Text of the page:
The only message was from my boss, Joplin R-8 Superintendent C. J. Huff. The recorded message, which was sent to all district employees, warned us that we were not to say a word to the media unless we had received permission from Kim Vann, the district’s director of community development, who was handling all media inquiries.

If we spoke to the media, Huff said, we would be guilty of insubordination and subject to dismissal.

I found it ironic that the message had been left while I was not only talking to the media, but taking the media on a guided tour.

It was one more sign and there would be many over the next few years that C. J. Huff intended to control the message and no one was going to stand in his way.


The threats of what would happen if teachers spoke to the media continued over the next few days.

Teachers were called in to the old Memorial Middle School building on Wednesday, May 25, for a briefing on what was going on.

After the “moment for celebration” that began all meetings held by anyone in the Huff Administration, Assistant Superintendent Angie Besendorfer made it clear to us. “The media are not your friends; they are the enemy.”  If we spoke to anyone in the media without having it cleared by Kim Vann, “you will be fired,” Besendorfer said.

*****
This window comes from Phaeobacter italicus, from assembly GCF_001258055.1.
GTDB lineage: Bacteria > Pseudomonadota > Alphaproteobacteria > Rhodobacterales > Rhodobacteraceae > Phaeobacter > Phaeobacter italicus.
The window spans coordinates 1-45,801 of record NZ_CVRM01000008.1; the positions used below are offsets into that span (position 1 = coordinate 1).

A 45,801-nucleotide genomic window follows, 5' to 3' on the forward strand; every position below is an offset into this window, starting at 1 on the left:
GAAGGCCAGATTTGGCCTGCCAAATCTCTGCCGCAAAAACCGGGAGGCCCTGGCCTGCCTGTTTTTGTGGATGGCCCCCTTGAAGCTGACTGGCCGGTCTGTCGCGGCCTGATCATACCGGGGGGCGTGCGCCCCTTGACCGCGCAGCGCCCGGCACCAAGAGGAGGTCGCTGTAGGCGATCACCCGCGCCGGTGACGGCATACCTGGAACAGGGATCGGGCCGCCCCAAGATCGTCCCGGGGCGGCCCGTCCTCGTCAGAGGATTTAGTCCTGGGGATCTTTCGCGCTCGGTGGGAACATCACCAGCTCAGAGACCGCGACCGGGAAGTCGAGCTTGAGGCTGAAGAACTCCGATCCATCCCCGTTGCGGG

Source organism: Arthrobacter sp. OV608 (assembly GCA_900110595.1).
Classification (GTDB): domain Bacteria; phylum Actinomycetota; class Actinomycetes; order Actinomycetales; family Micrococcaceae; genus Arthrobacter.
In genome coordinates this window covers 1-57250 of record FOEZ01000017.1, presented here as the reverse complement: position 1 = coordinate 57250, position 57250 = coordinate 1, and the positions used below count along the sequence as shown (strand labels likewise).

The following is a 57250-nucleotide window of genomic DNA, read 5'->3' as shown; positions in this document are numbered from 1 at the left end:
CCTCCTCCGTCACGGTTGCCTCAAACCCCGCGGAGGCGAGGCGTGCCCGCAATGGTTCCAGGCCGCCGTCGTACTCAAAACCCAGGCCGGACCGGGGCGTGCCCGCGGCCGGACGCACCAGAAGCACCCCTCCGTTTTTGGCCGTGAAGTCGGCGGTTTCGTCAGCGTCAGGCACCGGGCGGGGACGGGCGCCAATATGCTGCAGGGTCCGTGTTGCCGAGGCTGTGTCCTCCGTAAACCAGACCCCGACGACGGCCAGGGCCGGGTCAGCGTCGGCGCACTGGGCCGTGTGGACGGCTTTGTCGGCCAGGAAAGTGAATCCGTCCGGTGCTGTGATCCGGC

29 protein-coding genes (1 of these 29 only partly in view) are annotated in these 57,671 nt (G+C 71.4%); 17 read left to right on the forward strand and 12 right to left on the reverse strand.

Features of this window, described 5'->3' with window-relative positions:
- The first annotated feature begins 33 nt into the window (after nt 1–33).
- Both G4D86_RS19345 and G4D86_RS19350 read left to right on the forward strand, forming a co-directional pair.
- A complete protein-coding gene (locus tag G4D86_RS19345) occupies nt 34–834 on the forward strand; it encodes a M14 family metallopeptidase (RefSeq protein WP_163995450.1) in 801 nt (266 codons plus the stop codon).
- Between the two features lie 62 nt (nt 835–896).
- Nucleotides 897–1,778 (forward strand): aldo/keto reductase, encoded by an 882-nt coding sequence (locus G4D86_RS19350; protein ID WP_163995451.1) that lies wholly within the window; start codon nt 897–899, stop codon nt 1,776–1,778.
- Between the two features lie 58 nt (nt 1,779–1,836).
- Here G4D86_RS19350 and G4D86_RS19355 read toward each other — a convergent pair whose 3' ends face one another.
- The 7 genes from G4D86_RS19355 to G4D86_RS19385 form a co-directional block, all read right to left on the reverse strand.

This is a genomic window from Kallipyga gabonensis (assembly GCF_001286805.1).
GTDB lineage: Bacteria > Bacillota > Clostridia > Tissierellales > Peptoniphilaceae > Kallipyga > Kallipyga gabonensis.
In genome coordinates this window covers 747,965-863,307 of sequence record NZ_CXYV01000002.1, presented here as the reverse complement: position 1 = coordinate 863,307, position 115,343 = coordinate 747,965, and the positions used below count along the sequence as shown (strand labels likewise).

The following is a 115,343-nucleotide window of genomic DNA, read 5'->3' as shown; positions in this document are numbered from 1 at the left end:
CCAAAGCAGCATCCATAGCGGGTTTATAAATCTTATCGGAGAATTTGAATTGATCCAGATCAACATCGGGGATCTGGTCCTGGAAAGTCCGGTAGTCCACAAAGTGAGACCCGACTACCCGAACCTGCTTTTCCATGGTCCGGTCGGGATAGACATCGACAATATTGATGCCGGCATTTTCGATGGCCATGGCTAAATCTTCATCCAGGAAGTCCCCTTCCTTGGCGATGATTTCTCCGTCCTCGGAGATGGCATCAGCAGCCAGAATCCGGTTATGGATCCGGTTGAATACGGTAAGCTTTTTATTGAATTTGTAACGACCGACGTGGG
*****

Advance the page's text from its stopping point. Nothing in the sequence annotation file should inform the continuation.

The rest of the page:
An e-mail was sent out to staff by Traci House, director of technology, on Friday, May 27:

Per Dr. Huff:


We have reports of district employees continuing to talk to/give interviews to media. ALL MEDIA COMMUNICATION MUST BE DIRECTED TO KIM VANN, WHO IS CURRENTLY LOCATED AT NORTH MIDDLE SCHOOL. NO EXCEPTIONS.


After my excursion with Sterling, I followed Huff’s orders. If someone from the media called me for an interview, I directed the call to Kim Vann. None of them ever called me back. I was not one of the people the Huff Administration wanted to spread his message. That did not bother me a bit.

What I did wonder about was how Huff felt about my continuing to write since people across the nation were reading my updates on Huffington Post and I had a sizable following on the Turner Report.

Could I be fired for talking to myself?

At the time, I laughed about that. There would come a time when I would not find it so amusing.


Notify me when...

"This extract remains the exclusive property of the author who retains all copyright and other intellectual property rights in the work. It may not be stored, displayed, published, reproduced or used by any person or entity for any purpose without the author's express permission and authority."

Please rate and comment on this work
The writer appreciates your feedback.

Book overall rating (No. of ratings: 
Would you consider buying this book?
Yes | No
Your rating:
Post a comment Share with a friend
Your first name:
Your email:
Recipient's first name:
Recipient's email:

Worthy of Publishing is against spam. All information submitted here will remain secure, and will not be sold to spammers.

No advertising or promotional content permitted.